Porsche: Safety first

As the Porsche Carrera Cup Deutschland prepares to celebrate its season opener at the 24 Hours of Le Mans this weekend, the new saftey car for the series – a Porsche Taycan – has been weaving its way west to the Circuit de la Sarthe

As the Porsche Carrera Cup Deutschland prepares to celebrate its season opener at the 24 Hours of Le Mans this weekend, the new saftey car for the series – a Porsche Taycan – has been weaving its way west to the Circuit de la Sarthe.

What a start to the new season: as part of the legendary 24 Hours of Le Mans, the Porsche Carrera Cup Deutschland will stage a 45-minute opening race on the Circuit de la Sarthe next Saturday. The German drivers are returning to the race track for the first time this year and will line up on the starting grid with the drivers from the Porsche Carrera Cup France.

For the organisers, teams and fans of “Germany’s fastest one-make championship”, the race is one of the top highlights in the run-up to the endurance classic – after all, this year Porsche is celebrating the 50th anniversary of its first overall victory at Le Mans. While the Porsche 911 GT3 Cup cars are being transported to the event by truck, the new safety car for the one-make championship – a Porsche Taycan Turbo – had the opportunity to combine the journey to Le Mans with a road trip across France.

The journey starts at the headquarters of Porsche Germany in Bietigheim-Bissingen. After Alexander Pollich, CEO of Porsche Deutschland GmbH, has given his blessing, the trip continues towards the Porsche Experience Center Hockenheimring. At least once a year the Porsche racing cars compete here in the Carrera Cup – and the new safety car of the racing series is also at home here. As soon as the Porsche Taycan has warmed up the tyres on the handling track, the road leads towards France.

The car cruised silently westwards over country roads and motorways, past deep forests and awestruck fellow road users. After all, it is not every day that you see a Porsche Taycan on public roads with black, white and red race trim and warning lights on the roof.

However, even more impressive is what is concealed underneath the striking livery: with a power output of 500 kW (680 PS; Taycan Turbo: combined power consumption 28.0 kWh/100 km, combined CO₂ emissions 0 g/km; as at 08/2020) and an acceleration from 0 to 100 km/h in 3.2 seconds, the Porsche Taycan Turbo does not just easily hold its own with the Cup cars on the race track. Thanks to a range of more than 400 km and outstanding driving comfort, the first all-electric sports car from Porsche is practically made for a fast-paced continental road trip through some of Europe’s most beautiful countryside.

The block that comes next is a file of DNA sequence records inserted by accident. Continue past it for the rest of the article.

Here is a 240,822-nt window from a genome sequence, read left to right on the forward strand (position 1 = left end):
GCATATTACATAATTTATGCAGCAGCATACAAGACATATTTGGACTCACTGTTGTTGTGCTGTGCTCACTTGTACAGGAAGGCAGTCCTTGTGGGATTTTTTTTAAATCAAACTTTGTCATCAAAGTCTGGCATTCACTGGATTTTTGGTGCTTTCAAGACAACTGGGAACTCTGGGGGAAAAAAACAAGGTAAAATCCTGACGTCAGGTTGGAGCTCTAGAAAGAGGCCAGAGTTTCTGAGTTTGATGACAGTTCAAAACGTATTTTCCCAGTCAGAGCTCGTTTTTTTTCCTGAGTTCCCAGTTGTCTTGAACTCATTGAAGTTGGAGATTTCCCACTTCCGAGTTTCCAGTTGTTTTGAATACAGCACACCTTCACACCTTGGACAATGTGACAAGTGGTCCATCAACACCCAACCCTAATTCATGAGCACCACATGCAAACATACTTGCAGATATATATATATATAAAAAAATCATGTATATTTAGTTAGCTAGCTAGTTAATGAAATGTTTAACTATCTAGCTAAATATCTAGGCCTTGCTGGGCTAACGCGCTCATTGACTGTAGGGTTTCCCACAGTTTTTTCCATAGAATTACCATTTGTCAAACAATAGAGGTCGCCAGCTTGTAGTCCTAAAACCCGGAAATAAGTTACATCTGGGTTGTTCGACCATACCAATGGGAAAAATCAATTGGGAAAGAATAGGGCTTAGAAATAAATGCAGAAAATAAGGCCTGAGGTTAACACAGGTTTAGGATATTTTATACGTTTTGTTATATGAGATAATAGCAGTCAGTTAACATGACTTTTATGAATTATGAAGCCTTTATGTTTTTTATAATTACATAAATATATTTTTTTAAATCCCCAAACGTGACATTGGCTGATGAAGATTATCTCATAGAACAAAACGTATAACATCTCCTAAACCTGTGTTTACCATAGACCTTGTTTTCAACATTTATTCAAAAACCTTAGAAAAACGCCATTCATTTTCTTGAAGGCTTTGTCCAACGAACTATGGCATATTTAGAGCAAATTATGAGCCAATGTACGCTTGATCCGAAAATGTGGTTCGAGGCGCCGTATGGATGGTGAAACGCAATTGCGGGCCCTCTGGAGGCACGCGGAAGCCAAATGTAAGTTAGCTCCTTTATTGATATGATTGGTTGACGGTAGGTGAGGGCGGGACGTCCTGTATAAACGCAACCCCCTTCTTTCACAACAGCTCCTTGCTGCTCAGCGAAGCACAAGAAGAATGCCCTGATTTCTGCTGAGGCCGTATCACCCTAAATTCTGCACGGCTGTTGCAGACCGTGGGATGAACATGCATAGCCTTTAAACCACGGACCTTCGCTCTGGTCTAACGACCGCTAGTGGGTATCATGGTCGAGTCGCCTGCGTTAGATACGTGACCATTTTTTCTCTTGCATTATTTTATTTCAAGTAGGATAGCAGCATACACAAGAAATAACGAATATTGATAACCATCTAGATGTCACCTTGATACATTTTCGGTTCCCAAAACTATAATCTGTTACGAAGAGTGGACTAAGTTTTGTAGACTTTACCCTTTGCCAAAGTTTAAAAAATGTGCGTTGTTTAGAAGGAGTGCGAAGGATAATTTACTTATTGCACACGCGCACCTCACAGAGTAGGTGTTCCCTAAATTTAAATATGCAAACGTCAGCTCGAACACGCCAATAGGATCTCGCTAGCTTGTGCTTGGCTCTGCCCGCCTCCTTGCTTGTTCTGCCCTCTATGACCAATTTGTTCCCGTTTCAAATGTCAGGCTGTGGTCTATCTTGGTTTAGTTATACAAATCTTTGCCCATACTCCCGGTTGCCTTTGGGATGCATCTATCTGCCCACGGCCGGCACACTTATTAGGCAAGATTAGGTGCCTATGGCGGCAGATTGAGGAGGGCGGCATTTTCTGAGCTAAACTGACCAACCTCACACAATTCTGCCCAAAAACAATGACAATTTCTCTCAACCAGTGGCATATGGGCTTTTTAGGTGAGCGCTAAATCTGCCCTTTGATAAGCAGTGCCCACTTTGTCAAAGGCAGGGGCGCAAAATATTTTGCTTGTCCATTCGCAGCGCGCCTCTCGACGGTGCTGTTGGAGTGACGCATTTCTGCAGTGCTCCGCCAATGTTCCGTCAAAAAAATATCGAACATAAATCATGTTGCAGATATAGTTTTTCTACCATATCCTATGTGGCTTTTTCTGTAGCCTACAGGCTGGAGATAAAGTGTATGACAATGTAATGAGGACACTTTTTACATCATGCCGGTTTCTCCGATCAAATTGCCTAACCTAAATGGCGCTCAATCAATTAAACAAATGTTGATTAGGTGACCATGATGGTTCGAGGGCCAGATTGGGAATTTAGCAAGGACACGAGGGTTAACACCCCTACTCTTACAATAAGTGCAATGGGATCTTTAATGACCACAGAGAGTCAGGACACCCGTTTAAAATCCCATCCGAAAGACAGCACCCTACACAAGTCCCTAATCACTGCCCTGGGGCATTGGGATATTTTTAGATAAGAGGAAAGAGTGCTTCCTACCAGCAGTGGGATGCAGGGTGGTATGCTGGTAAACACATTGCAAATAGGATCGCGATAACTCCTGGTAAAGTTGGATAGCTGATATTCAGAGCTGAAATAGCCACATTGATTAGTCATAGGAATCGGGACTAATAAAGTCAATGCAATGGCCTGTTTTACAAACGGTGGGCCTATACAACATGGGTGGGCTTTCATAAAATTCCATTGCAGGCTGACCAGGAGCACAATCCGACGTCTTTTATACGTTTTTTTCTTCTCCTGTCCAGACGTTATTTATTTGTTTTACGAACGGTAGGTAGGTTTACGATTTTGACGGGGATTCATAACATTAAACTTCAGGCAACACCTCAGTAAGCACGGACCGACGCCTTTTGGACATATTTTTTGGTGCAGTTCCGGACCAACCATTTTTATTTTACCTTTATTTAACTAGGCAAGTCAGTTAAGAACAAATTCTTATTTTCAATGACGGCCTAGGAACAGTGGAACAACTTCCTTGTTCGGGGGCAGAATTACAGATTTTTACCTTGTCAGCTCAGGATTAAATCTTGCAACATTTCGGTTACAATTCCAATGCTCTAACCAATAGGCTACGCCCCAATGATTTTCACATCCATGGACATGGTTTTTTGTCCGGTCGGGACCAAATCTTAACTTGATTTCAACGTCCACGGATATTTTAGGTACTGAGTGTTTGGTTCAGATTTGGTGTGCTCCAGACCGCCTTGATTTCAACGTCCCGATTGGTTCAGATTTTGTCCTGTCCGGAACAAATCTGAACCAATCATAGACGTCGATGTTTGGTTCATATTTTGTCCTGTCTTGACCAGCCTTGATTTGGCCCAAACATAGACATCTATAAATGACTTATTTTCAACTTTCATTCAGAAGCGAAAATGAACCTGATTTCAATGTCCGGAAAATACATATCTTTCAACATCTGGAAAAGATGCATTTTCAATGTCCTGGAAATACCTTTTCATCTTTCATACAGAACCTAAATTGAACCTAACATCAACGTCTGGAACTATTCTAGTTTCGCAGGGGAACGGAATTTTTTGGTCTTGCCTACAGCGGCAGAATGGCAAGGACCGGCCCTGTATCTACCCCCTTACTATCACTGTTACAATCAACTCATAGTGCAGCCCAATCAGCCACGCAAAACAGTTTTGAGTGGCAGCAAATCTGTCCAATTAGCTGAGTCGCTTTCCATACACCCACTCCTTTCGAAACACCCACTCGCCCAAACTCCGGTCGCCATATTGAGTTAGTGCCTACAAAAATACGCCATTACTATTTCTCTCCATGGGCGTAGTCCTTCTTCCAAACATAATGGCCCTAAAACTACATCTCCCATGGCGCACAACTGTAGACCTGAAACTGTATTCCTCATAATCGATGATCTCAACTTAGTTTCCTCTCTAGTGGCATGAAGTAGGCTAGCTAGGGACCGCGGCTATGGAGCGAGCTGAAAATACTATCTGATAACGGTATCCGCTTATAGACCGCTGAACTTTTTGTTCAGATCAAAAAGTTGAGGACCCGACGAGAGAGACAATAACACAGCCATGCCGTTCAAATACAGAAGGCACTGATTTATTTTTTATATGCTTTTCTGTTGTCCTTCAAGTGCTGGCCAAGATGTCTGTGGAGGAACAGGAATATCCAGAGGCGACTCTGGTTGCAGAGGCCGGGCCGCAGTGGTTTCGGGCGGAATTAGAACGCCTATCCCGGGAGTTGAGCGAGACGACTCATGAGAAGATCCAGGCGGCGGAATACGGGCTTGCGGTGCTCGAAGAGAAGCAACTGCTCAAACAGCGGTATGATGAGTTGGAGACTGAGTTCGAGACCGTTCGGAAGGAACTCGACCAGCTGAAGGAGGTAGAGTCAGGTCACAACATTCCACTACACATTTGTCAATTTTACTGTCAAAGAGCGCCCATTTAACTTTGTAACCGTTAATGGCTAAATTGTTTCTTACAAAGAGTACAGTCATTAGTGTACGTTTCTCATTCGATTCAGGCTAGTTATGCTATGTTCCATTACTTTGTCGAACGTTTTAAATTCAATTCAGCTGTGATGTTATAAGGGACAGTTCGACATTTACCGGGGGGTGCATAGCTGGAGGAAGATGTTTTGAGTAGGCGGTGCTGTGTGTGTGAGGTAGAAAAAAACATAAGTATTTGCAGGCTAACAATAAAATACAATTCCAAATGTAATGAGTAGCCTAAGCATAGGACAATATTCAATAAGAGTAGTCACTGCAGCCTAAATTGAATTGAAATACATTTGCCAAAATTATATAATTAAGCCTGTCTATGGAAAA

The stops on the route between Hockenheim and Le Mans can also be easily defined: with Porsche Destination Charging, guests of selected hotels, golf courses and marinas can access more than 1,000 charging points across 20 countries. Not only can drivers recharge the batteries of their electric sports cars at these charging points, they can also take in some of the cultural and gastronomic highlights of their location. Moreover, the high-power charging stations of Porsche’s technology partner Ionity can now be found at more and more stops along European motorways. With their 800-volt technology, the high-power charging stations can recharge the Porsche Taycan in the time it takes to stop for a coffee break.

In France, the Porsche forged confidently ahead towards the sun against a backdrop of gently rolling hills under a deep blue sky. The first vineyards of the famous Champagne region soon came into view in the side window. The grapes for the champagne by Louis Roederer – a long-standing partner of Porsche in France – also grow here in the hills around Reims. However, for motorsport fans, this region is memorable for a very different reason: from 1926 to 1966, the Circuit de Reims-Gueux was, alongside Le Mans, one of the epicentres of French motorsport. Even Formula 1 race cars once roared along these country roads.